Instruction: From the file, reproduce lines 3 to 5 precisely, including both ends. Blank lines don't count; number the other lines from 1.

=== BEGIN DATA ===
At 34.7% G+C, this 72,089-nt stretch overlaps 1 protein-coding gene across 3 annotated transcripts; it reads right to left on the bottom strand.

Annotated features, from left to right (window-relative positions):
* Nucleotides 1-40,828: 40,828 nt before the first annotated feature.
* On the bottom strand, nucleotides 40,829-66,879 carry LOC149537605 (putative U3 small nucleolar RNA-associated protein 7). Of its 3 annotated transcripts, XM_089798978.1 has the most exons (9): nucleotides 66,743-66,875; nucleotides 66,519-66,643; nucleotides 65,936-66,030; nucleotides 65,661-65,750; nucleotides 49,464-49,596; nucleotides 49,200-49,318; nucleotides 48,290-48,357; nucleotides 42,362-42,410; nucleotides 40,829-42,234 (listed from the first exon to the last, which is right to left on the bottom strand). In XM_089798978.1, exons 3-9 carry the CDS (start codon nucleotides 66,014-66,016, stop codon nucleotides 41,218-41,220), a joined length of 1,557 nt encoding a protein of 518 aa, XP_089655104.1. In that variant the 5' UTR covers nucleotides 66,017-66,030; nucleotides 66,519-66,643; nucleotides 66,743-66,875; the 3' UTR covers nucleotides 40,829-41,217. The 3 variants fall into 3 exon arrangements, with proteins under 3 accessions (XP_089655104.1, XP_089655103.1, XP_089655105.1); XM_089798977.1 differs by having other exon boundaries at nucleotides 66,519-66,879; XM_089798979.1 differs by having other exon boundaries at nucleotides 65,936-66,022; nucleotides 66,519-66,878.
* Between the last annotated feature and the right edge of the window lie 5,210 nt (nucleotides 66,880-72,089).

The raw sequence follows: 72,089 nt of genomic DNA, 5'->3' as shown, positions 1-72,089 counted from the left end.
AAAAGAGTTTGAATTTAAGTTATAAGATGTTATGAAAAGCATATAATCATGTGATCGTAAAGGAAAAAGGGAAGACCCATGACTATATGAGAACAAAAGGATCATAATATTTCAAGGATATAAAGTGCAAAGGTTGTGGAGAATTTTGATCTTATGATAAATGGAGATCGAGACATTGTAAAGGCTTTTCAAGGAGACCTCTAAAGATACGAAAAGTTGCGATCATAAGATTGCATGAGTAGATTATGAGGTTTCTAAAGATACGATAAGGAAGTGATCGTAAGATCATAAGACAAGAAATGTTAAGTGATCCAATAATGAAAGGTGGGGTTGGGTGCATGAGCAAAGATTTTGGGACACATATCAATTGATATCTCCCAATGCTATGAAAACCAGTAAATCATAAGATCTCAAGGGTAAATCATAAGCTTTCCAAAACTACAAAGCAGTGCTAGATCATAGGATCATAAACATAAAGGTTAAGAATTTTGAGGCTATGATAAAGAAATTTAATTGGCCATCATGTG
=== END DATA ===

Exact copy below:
* Nucleotides 1-40,828: 40,828 nt before the first annotated feature.
* On the bottom strand, nucleotides 40,829-66,879 carry LOC149537605 (putative U3 small nucleolar RNA-associated protein 7). Of its 3 annotated transcripts, XM_089798978.1 has the most exons (9): nucleotides 66,743-66,875; nucleotides 66,519-66,643; nucleotides 65,936-66,030; nucleotides 65,661-65,750; nucleotides 49,464-49,596; nucleotides 49,200-49,318; nucleotides 48,290-48,357; nucleotides 42,362-42,410; nucleotides 40,829-42,234 (listed from the first exon to the last, which is right to left on the bottom strand). In XM_089798978.1, exons 3-9 carry the CDS (start codon nucleotides 66,014-66,016, stop codon nucleotides 41,218-41,220), a joined length of 1,557 nt encoding a protein of 518 aa, XP_089655104.1. In that variant the 5' UTR covers nucleotides 66,017-66,030; nucleotides 66,519-66,643; nucleotides 66,743-66,875; the 3' UTR covers nucleotides 40,829-41,217. The 3 variants fall into 3 exon arrangements, with proteins under 3 accessions (XP_089655104.1, XP_089655103.1, XP_089655105.1); XM_089798977.1 differs by having other exon boundaries at nucleotides 66,519-66,879; XM_089798979.1 differs by having other exon boundaries at nucleotides 65,936-66,022; nucleotides 66,519-66,878.
* Between the last annotated feature and the right edge of the window lie 5,210 nt (nucleotides 66,880-72,089).